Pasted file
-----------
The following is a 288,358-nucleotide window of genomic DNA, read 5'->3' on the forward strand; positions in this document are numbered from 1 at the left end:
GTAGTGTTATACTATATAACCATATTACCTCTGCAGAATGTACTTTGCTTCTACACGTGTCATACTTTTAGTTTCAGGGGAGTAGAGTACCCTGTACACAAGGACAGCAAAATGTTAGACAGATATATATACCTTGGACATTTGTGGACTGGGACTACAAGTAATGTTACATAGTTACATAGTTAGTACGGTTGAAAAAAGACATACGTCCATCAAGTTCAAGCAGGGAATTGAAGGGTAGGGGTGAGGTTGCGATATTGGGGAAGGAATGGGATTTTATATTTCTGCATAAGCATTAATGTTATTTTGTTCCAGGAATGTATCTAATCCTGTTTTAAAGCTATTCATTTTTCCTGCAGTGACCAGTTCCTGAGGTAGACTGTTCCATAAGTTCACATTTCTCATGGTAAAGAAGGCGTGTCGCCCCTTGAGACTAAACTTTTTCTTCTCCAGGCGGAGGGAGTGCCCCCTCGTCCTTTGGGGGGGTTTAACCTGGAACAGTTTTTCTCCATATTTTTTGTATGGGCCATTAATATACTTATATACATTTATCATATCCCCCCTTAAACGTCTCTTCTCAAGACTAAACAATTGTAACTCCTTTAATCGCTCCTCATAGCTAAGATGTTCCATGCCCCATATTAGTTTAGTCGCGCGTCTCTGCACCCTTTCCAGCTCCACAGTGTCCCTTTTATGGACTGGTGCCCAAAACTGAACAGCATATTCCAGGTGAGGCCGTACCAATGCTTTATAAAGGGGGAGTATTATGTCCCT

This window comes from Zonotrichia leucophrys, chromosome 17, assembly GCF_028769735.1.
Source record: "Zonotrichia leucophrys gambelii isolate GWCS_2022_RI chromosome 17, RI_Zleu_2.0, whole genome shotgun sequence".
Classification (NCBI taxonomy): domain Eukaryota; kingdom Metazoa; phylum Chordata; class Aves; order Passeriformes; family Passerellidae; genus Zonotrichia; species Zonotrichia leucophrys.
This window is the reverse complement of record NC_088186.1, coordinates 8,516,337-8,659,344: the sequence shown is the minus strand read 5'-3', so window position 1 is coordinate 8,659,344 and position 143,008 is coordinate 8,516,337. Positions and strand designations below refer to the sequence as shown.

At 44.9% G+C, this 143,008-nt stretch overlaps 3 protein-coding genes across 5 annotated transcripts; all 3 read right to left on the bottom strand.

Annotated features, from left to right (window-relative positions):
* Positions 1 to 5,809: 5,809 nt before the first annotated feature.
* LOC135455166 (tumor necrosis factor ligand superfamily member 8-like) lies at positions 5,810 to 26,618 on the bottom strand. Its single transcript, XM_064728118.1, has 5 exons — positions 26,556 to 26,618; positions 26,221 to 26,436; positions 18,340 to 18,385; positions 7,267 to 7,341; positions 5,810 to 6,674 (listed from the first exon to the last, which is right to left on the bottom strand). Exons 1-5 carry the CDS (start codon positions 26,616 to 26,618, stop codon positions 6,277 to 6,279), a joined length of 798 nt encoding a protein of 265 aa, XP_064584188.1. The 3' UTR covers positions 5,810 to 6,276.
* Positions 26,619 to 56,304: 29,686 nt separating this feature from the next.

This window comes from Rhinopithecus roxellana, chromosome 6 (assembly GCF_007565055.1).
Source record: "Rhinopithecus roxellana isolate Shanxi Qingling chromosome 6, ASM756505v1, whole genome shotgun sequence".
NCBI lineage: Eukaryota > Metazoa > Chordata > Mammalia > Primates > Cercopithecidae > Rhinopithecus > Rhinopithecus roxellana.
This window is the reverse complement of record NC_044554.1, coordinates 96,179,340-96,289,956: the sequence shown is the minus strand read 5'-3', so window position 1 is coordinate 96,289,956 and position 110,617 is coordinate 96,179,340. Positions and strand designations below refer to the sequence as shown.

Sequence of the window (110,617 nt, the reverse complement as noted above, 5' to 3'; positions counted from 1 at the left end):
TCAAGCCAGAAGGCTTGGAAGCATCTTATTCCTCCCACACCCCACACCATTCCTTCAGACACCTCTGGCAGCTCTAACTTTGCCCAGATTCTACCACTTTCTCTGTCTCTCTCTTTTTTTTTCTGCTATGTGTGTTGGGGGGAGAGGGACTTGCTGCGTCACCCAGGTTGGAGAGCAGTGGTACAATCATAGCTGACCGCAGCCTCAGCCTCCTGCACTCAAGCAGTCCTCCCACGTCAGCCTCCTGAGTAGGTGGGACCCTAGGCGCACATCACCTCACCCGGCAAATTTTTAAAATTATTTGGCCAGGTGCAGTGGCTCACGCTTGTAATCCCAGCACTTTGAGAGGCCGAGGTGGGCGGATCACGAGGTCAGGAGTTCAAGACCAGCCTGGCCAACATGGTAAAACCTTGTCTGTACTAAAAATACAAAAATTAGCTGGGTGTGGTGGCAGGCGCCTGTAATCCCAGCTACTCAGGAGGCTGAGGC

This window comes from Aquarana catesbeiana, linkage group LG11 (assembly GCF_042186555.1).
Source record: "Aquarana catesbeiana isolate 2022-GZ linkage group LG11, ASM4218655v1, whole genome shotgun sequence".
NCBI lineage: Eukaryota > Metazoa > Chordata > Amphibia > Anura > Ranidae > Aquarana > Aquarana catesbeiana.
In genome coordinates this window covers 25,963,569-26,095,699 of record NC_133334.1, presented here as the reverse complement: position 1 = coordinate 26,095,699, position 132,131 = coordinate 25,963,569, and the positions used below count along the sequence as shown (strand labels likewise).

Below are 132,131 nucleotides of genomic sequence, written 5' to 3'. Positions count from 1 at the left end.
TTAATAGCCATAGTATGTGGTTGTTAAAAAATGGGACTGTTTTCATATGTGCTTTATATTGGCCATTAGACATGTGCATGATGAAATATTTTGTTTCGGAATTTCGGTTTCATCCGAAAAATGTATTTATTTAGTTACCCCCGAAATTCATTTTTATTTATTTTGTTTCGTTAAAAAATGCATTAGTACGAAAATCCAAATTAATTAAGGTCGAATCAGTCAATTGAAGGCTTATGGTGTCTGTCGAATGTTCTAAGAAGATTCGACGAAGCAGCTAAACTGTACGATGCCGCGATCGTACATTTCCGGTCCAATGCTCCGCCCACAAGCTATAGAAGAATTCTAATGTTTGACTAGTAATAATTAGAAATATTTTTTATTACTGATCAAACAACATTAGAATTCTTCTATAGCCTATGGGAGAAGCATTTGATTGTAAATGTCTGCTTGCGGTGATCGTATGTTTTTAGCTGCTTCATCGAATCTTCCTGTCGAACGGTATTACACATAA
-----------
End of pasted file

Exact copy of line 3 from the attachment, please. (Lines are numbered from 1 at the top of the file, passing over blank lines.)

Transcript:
This window comes from Zonotrichia leucophrys, chromosome 17, assembly GCF_028769735.1.